Tammy will be back tomorrow night. Here's a bit of video I shot just before leaving.

It was a nice drive back for the two of us. With Rachel's schedule as full as it is we don't get to talk nearly as much as we used to. She read for a while until we got to Cloquet but then turned off her book light and we chatted the final two and half hours home. I don't think there was ten seconds of silence between the two of us. I enjoyed that.

We got up this morning and Rachel and I got busy trimming the tree. It's a tradition we started our first Christmas together 9 years ago. It becomes more and more a time for reminiscing as the years go by. Some of the ornaments have a small story behind them and we laugh about them each time we unwrap one and recall the significance of the ornament.

There's the glass bell with the moose inside that Rachel accidentally cracked her 1st or 2nd Christmas here. She was worried that her mom or I would be upset with her so she didn't say anything. She hid it toward the back of the tree and waited for the truth to come out the following year. There's also the starfish snowman that Toby took a bite out of when he was just a pup. Oh, and then there's the Pickle ornament. Rachel and I were in Fleet Farm a few years ago when we saw it on the shelf. She thought it would be a great addition to our tree so we bought it not fully realizing the importance of it until we took it to the checkout counter. Once there the cashier told us that his family also has a pickle ornament. He said that the custom is for the parents to hide it on the tree Christmas Eve and the child who finds it Christmas morning gets a special gift. We had no idea. We don't do that. We even keep it in its plastic box because it looks even more tacky that way. Speaking of tacky; we also have a picture frame ornament with the photo it came with still in it. Do you know these people because we sure don't? Regardless, they're a part of our Christmas celebration each year.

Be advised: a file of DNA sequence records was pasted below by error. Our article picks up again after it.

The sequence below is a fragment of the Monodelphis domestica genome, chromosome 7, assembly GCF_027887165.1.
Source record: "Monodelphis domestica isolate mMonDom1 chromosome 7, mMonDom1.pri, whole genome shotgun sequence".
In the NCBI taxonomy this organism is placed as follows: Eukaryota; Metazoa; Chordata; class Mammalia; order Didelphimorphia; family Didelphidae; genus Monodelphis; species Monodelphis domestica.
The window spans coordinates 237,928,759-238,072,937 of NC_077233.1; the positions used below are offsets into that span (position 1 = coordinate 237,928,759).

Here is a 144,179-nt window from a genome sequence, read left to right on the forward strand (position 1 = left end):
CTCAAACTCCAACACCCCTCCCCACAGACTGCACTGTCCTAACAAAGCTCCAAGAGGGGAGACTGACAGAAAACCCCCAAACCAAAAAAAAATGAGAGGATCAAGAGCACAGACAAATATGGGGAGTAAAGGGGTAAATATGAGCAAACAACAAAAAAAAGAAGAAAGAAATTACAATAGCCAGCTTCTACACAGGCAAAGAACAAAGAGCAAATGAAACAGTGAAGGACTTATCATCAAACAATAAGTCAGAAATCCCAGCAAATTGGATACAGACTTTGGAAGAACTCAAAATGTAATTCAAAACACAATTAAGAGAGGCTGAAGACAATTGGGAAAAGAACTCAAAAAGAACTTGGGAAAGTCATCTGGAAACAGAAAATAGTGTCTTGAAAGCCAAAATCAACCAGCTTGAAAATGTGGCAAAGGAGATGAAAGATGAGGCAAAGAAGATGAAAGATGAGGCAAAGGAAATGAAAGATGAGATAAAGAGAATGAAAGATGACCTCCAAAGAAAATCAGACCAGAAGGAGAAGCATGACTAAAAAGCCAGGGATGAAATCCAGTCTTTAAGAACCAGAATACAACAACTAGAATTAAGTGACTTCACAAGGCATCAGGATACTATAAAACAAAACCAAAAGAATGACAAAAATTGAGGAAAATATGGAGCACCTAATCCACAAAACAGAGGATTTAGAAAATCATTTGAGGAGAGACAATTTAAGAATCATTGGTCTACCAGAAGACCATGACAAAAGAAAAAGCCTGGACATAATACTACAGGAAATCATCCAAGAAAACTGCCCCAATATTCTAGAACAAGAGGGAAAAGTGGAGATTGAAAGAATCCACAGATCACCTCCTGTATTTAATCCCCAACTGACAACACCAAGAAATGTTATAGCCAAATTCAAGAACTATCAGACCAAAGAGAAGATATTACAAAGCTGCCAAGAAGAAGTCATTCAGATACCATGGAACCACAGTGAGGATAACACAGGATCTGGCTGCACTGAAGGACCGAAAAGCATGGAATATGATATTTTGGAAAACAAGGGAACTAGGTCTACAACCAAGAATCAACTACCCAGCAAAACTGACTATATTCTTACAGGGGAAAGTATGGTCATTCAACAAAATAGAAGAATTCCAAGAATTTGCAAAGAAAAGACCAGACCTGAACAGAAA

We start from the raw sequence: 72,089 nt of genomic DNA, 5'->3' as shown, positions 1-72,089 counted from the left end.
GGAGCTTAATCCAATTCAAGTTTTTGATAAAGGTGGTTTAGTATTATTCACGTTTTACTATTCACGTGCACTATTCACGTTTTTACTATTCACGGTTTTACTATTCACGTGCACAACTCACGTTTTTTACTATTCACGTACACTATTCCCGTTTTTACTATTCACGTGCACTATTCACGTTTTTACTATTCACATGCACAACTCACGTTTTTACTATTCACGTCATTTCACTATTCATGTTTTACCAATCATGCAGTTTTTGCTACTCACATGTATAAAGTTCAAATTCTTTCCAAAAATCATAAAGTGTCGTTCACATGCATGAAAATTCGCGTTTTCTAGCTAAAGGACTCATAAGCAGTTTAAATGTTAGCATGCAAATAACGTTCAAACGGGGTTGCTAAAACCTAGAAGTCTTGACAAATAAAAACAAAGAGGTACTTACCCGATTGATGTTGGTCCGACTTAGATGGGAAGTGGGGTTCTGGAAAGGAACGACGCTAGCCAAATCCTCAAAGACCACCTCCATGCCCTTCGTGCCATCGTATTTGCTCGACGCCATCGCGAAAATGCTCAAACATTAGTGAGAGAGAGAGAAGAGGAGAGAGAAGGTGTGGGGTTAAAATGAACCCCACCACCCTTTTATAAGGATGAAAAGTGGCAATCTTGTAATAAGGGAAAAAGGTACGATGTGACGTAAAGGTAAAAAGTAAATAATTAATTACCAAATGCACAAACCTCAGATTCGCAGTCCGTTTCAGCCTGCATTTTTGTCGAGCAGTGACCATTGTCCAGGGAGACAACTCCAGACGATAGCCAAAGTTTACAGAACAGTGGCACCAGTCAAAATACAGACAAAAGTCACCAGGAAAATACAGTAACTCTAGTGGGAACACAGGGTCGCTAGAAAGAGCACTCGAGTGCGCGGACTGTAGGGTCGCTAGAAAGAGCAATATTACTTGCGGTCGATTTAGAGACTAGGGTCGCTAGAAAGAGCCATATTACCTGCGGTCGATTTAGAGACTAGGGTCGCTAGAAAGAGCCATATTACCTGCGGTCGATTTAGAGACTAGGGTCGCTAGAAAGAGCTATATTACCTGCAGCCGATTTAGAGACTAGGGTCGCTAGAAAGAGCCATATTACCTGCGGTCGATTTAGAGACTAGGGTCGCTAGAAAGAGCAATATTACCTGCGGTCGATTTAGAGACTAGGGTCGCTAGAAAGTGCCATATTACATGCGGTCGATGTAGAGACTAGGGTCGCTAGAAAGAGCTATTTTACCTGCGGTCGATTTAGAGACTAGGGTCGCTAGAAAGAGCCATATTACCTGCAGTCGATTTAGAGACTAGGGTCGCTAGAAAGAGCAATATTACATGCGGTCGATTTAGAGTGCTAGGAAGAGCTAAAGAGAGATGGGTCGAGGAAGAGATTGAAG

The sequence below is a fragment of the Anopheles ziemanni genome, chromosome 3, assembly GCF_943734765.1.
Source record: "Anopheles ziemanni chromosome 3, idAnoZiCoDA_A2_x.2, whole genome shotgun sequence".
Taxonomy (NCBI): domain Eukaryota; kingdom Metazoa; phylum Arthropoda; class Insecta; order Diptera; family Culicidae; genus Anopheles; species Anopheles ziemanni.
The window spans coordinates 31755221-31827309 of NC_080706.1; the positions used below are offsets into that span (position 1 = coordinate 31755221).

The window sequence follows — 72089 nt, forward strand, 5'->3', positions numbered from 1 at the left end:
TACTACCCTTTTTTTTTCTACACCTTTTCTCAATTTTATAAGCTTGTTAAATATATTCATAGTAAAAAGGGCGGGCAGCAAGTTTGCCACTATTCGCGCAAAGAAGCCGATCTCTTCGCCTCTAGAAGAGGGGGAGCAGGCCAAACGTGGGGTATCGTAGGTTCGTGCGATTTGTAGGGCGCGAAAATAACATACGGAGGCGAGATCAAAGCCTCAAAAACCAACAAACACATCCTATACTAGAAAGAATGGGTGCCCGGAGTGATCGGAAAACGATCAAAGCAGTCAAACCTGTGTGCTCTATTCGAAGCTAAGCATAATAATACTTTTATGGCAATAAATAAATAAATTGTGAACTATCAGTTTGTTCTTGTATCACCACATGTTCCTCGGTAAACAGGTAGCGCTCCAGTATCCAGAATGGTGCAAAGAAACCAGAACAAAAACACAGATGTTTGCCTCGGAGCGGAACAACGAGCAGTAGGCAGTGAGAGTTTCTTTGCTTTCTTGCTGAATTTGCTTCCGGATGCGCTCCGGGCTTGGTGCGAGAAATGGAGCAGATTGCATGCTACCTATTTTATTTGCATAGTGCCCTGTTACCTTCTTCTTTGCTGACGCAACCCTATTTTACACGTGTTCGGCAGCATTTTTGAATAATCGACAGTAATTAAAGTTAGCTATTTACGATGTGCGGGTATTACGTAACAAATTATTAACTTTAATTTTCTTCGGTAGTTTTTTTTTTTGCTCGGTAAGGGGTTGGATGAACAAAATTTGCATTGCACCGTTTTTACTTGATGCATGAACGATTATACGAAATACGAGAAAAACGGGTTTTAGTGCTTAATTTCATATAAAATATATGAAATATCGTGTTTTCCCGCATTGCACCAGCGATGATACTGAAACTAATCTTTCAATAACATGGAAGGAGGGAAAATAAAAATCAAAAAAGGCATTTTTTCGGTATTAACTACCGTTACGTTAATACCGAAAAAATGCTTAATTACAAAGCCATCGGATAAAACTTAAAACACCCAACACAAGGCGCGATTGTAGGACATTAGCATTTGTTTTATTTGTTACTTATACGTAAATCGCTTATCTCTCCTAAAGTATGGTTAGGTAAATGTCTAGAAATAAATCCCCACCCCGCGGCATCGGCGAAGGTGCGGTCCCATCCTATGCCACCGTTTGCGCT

6 comments:

Tim said...

We had several Xmas tree ornaments with stories in my parents home when we were growing too.

We inherited some of the old family ornaments later, but it's not the same as they have no relevance to our immediate family now.

I like both your noted ornaments (the pickle and family photo) a lot!

Pdog said...

We have been setting up our xmas tree the day after Thanksgiving ever since our first daughter was born(17 years). This is the first year we haven't.(new carpeting next week) we also have the ornament stories but we have pix of our family in the photo ornaments.

BTW, you give your daughter crap about texting and driving. I see it's OK to video tape and drive though!?!

Kevin said...

"BTW, you give your daughter crap about texting and driving. I see it's OK to video tape and drive though!?!"

It's okay for me to do as I do because I've got years of experience behind both the wheel and the camera...and because I'm the one who pays the insurance bill. But yeah, I admit there is a hint of hypocrisy to it all.

Tim said...

Only "a hint of hypocrisy"?!

Just like an FAA manager. Do as I say, not as I do.

Leading by example makes for a stronger argument...

Kevin said...

Unlike faa management, I'm able to at least when I'm being a hypocrite. Is that worth anything?

Pdog said...

Yeah, it's worth something, I've got this bridge......